Working as a freelance contractor is a great way to start your own business in a field that you love. As a contractor you’ll be your own boss, meaning you can decide when you work and what jobs you take on. You’ll also have the satisfaction of knowing that all the money you earn is going to support you and your family.
Decide if it’s the right path for you
There are pitfalls and obstacles to working as a contractor; being your own boss means no holiday pay, sick pay or other traditional in-work benefits. You have to constantly find work as well as do the job, and there’s no guarantee of a regular paycheck. All the stress and responsibility for keeping the business going will be on your shoulders, and not everyone has the right temperament to handle that.
Make sure you have some savings
Jobs aren’t going to fall into your lap immediately, and the first few months will be a struggle as you get yourself known, build up your client base and establish a reputation. It’s a good idea to have several months’ worth of income banked before you start out, in order to tide you over financially. There are several ways that you may be able to raise the necessary finances, including getting a bank loan, asking friends and family, or attracting outside investors, but every business needs some level of capital behind it.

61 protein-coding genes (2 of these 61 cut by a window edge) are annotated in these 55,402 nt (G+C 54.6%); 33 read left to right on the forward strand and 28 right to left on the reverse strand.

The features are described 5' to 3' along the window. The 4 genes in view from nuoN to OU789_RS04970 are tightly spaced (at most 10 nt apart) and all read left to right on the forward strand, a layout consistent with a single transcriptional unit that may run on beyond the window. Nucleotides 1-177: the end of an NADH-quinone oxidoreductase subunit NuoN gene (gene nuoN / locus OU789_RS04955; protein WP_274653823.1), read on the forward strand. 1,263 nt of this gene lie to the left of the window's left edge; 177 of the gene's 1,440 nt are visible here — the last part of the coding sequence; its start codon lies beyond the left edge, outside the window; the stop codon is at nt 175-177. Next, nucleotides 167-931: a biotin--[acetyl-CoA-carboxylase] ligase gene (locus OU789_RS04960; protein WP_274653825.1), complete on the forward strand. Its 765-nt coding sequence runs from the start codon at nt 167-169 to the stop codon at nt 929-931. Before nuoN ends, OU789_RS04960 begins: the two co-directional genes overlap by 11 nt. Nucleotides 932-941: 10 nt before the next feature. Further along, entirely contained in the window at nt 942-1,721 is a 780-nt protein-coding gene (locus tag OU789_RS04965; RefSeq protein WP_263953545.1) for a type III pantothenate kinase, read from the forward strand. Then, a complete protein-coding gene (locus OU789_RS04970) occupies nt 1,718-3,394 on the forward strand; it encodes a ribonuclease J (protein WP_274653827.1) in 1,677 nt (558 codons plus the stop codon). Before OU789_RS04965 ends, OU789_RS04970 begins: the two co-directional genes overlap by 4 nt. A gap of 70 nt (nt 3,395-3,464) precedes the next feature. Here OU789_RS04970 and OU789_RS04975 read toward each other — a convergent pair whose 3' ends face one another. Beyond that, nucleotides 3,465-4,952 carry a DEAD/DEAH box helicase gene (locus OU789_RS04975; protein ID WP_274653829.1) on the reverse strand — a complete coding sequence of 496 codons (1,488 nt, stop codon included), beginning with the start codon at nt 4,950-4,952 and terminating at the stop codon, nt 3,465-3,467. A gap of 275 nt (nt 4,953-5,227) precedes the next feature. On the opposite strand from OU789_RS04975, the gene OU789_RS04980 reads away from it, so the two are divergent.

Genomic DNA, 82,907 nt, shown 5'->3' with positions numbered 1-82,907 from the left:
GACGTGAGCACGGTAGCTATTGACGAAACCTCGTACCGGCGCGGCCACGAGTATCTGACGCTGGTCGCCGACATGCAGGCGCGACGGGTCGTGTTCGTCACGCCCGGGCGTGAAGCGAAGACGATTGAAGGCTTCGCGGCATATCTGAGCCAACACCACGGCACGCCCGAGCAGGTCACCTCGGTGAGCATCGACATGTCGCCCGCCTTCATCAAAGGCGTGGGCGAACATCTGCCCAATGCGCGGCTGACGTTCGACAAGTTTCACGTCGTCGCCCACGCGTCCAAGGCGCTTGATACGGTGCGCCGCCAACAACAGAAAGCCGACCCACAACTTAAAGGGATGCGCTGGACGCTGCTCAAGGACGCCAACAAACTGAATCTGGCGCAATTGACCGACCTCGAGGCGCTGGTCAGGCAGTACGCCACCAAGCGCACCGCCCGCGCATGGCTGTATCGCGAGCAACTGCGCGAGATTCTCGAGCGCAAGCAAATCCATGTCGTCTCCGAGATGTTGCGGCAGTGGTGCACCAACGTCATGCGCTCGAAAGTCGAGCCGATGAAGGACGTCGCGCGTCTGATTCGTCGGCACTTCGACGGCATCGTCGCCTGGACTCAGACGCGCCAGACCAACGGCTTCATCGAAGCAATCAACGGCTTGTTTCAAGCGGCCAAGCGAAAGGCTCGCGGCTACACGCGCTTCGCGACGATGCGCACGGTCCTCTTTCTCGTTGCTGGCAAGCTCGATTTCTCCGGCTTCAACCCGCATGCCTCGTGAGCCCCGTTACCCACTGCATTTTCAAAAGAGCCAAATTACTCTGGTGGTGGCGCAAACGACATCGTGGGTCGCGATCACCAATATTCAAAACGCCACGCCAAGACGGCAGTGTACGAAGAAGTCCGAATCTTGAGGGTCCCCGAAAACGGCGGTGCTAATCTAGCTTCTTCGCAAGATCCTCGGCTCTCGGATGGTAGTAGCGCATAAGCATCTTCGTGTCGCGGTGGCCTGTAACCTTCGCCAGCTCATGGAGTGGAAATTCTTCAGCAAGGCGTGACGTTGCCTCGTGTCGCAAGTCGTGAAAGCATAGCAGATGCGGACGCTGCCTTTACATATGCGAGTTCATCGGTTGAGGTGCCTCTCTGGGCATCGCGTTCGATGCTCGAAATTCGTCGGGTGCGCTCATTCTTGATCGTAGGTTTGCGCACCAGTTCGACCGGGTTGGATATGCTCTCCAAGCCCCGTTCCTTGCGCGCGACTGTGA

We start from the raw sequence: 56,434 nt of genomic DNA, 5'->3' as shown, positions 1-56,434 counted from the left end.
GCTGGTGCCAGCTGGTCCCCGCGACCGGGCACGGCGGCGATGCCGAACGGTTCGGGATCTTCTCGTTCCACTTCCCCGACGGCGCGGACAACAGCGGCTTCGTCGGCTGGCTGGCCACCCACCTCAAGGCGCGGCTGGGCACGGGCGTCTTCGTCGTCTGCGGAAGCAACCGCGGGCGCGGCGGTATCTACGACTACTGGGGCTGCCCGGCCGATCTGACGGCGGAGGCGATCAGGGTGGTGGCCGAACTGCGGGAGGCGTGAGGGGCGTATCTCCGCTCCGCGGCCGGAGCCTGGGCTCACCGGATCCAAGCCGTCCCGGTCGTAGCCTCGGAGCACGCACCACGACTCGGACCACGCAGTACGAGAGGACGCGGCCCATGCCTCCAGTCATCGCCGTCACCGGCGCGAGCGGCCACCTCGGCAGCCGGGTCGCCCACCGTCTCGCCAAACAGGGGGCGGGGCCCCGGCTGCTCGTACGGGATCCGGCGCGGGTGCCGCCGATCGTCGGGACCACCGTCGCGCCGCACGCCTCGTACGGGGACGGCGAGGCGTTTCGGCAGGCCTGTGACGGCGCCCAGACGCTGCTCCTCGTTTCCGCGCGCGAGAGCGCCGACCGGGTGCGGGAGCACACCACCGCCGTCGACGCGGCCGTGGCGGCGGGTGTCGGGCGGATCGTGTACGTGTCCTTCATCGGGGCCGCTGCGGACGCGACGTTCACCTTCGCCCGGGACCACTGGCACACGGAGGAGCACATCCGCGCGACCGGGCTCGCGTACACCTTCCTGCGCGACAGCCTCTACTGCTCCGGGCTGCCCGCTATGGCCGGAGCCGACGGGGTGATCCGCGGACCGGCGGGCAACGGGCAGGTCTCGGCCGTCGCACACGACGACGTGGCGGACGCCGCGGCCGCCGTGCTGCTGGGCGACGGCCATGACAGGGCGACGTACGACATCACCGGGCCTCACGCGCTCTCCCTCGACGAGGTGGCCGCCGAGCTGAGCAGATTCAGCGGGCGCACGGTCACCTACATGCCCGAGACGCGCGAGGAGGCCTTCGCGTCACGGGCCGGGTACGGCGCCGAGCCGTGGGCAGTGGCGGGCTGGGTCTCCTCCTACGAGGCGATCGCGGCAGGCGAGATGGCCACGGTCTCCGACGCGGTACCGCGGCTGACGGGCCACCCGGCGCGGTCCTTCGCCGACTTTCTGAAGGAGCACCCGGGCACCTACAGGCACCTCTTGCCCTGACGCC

Establish a business plan
There are many good reasons for having a realistic business plan in place, including the fact that investors will want to see one before they consider loaning you any money. A plan can also map out where you see your business going, and what you need to achieve to make it work. It should include a personal budget- what you need to earn to live on and cover your basic expenses- and a business budget that includes the tools, equipment and running costs you’ll need to make a go of your new career.
Structure your business
When you register as self-employed you need to decide how your business is going to be set up legally, for instance whether you operate as a sole trader or establish yourself as a limited company. The easiest route to take when first starting out as a contractor is to use an umbrella company to take care of invoices, taxes and contractor pay, as well as ensuring that you are IR35 compliant.
Brush up on your networking skills
In order to find work and grow your business you need to know how to network. This is a skill like any other and can be learnt through practice. You need to find clients who will give you regular work, and build up a collection of useful contacts within your industry. If your work is good, word of mouth will be your best friend, but you still need to help it along by making your presence known.
Working as an independent operator you’ll be doing something you love and that you’re really good at. Often a good specialist contractor can command higher rates than an employee doing the same job. It can be hard work but the rewards are definitely worth it.